It is well known that nanotechnology is an extremely multidisciplinary field, attracting researchers from physics to chemistry, from computer science to biology, and many disciplines in between [1,2]. Given the diversity of topics covered in the Beilstein Journal of Nanotechnology, one set of statistics or bibliometrics will not suffice for the evaluation of such a journal, as it is well known that specific disciplines have vastly different citation patterns [3-5].
We are signatories to the San Francisco Declaration on Research Assessment (DORA)  and support its aims to improve how the quality of research is evaluated. Bibliometrics can be used as indicators of general interest and trends, but of course do not replace your own critical evaluation of an article.
Various bibliometrics for the Beilstein Journal of Nanotechnology are presented below without emphasis for any particular metric. Definitions of some of the most widely used journal bibliometrics can be found here . Please use the combination of these statistics together with your evaluation of our most recent articles to decide if the Beilstein Journal of Nanotechnology is an appropriate journal to publish your research. Thank you for considering our non-profit platinum open-access journal for your nanotechnology publication.
The following analysis is based on the method for calculating the frequency distribution of citations for a given journal, as described in detail in . The following statistics were collected using the version of Web of Science available with our license and the analysis was followed exactly as described in the referenced article.
Frequency distribution of citations in 2016 for articles published in 2014–2015.
The h-index of a journal is the number of articles, h, in that journal that were cited at least h times each. The h5-index of a publication is the h-index of the articles for those that were published in the last five complete calendar years.
2015 h5-index as calculated by Google Scholar Metrics: 29 
2016 h5-index as calculated by Google Scholar Metrics: 33 
Although it is the most commonly referred to measure of a journal’s impact on a discipline, and therefore, of importance for authors, the Journal Impact Factor (JIF) alone is not sufficient to judge the quality of a journal. Moreover, it provides some information about a journal’s citation rate and distribution, but has no direct significance for an individual article in the given journal. Please note that this bibliometric information from Clarivate Analytics (formerly Thomson Reuters) is from a commercial entity and the use of the JIF has been highly debated in the publishing industry and research community [11-13].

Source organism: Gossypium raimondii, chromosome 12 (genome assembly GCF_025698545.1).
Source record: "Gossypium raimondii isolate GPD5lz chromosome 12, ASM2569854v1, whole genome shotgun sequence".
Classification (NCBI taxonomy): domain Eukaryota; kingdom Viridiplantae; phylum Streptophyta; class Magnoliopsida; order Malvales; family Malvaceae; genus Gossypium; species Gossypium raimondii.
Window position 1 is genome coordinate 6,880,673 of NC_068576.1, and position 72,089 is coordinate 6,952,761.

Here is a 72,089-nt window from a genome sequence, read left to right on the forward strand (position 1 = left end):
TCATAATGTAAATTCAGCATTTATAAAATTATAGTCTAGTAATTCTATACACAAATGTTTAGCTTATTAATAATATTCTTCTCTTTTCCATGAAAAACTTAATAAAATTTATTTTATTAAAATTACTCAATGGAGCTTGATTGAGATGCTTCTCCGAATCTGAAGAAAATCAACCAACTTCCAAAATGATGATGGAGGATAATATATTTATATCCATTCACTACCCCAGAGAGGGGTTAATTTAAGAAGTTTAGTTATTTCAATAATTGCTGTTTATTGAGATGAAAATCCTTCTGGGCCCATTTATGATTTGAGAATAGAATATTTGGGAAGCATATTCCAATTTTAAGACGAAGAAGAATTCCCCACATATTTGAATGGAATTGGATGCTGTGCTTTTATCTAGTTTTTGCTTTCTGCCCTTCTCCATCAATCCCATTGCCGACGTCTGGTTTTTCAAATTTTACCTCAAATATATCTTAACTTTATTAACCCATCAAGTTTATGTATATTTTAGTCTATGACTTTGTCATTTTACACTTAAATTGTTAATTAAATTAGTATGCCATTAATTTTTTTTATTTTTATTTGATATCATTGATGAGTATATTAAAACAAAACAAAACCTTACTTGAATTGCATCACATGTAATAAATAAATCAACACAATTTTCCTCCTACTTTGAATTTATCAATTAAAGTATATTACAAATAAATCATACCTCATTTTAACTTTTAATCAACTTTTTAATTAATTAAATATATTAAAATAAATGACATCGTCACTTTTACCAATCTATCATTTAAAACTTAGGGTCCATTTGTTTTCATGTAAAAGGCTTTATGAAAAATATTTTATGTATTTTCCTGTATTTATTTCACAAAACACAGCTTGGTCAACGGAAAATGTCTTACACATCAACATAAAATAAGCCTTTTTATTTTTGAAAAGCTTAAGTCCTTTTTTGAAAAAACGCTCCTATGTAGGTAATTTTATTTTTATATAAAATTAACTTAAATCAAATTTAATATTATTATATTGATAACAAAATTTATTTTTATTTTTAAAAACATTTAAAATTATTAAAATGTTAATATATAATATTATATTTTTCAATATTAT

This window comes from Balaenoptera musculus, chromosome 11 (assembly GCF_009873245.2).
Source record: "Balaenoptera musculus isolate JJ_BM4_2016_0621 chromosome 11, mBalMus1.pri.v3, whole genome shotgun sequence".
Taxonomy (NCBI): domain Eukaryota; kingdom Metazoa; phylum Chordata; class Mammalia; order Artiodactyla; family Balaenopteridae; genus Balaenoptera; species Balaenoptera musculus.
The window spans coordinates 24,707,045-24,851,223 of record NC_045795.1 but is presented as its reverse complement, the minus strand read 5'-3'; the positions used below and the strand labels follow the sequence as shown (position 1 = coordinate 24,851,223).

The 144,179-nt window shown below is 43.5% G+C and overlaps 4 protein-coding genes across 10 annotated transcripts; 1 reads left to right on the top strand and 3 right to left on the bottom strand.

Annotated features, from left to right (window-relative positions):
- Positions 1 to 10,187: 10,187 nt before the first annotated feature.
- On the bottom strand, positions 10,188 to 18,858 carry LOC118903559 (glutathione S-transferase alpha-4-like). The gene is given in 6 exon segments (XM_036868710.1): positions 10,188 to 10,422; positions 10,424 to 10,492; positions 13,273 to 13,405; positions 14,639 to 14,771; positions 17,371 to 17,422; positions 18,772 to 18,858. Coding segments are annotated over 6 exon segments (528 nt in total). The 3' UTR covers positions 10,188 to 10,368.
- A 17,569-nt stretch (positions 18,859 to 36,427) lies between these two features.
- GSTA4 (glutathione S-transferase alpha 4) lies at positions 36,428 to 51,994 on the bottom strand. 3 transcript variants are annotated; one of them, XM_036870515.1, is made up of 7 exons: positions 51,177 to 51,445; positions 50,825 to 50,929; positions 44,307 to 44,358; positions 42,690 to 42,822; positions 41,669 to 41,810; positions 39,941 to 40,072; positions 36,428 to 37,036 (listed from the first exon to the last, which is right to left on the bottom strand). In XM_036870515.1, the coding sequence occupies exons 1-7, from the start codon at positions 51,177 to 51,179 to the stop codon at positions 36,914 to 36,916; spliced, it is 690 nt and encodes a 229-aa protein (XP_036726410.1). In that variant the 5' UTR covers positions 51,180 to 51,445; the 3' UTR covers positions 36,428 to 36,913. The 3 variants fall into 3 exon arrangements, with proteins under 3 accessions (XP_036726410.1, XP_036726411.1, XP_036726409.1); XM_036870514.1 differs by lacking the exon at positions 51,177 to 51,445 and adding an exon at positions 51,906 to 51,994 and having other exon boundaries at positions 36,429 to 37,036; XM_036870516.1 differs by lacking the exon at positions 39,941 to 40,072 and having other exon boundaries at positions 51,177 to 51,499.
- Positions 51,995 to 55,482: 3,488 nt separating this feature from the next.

In its simplest form, the JIF for a given year is the ratio of the number of citations in that year to articles published in the past two calendar years, divided by the total number of publications published in the past two calendar years. For example, JIF 2016 = No. citations in 2016 to 2014–2015 published articles / No. published articles in 2014–2015.
The bar graph below shows the progression of the Journal Impact Factor for the Beilstein Journal of Nanotechnology since its inception in 2010. According to the 2016 edition of Journal Citation Reports® by Clarivate Analytics, the Beilstein Journal of Nanotechnology remained a Q1 journal in the categories applied physics and materials science and the 2016 JIF increased to 3.2 .
2011–2016 Journal Impact Factor, according to Clarivate Analytics.
Additional information obtained from the Web of Science database:
5-year Journal Impact Factor (2016): 2.6
Total citations (as of 13.02.2018): 10,013
Additional information from the 2016 InCites(TM) Journal Citation Reports :
Total citations 2016: 2,588
Eigenfactor score: 0.009
Without a subscription, the data contained in the proprietary Elsevier B.V. database Scopus® cannot be accessed. Alternatively, the SCImago Journal & Country Rank is a publicly available portal that includes information on the journals that are included in the Scopus® database (Elsevier B.V.) . This information for the Beilstein Journal of Nanotechnology is freely available on their website .
2016 h5-index as calculated by Scopus®: 34
Category Q1 in Physics and Astronomy, Electrical and Electronic Engineering, Materials Science
Current Source Normalized Impact per Paper (SNIP): 0.986
The SNIP is a weighted citation metric based on the total number of citations in a subject field, using Scopus® data.
The SCImago Journal Rank (SJR) indicator, like the SNIP, also normalizes the citations based on the subject field and additionally attempts to normalize for “journal prestige” and is also based on Scopus® data. The SJR data presented below is the weighted average number of citations in the given year for articles published over the past three calendar years (in contrast to the past two years as for the JIF).
2011–2016 SCImago Journal Rank (SJR), according to Scopus® metrics.
The following graph gives the total number of submissions to (blue) and publications in (red) the Beilstein Journal of Nanotechnology, with the percent of acceptances provided for the given year.
Total number of submissions to and publication in the Beilstein Journal of Nanotechnology 2010–2017.
Please contact the Managing Editor, Dr. Wendy Patterson (wpatterson -at- beilstein-institut.de), with any questions about this information.